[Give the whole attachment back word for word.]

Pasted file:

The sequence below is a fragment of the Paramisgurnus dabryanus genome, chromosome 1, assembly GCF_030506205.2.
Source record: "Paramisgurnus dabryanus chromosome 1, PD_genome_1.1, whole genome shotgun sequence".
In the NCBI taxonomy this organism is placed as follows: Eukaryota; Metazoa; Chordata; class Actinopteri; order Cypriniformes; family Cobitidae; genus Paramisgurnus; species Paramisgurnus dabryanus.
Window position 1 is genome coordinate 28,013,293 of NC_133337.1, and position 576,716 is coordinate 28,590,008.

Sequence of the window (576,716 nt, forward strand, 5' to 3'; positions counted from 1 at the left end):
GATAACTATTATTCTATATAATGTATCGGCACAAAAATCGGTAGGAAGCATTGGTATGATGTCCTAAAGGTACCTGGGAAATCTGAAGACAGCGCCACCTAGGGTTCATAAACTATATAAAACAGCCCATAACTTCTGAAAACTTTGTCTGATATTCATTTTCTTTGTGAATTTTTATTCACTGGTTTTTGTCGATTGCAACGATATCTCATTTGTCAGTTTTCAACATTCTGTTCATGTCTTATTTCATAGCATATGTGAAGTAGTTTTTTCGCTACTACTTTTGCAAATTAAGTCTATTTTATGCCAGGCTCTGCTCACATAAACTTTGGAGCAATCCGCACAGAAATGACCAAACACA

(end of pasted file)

The sequence below is a fragment of the Paramisgurnus dabryanus genome, chromosome 1, assembly GCF_030506205.2.
Source record: "Paramisgurnus dabryanus chromosome 1, PD_genome_1.1, whole genome shotgun sequence".
In the NCBI taxonomy this organism is placed as follows: Eukaryota; Metazoa; Chordata; class Actinopteri; order Cypriniformes; family Cobitidae; genus Paramisgurnus; species Paramisgurnus dabryanus.
Window position 1 is genome coordinate 28,013,293 of NC_133337.1, and position 576,716 is coordinate 28,590,008.

Sequence of the window (576,716 nt, forward strand, 5' to 3'; positions counted from 1 at the left end):
GATAACTATTATTCTATATAATGTATCGGCACAAAAATCGGTAGGAAGCATTGGTATGATGTCCTAAAGGTACCTGGGAAATCTGAAGACAGCGCCACCTAGGGTTCATAAACTATATAAAACAGCCCATAACTTCTGAAAACTTTGTCTGATATTCATTTTCTTTGTGAATTTTTATTCACTGGTTTTTGTCGATTGCAACGATATCTCATTTGTCAGTTTTCAACATTCTGTTCATGTCTTATTTCATAGCATATGTGAAGTAGTTTTTTCGCTACTACTTTTGCAAATTAAGTCTATTTTATGCCAGGCTCTGCTCACATAAACTTTGGAGCAATCCGCACAGAAATGACCAAACACA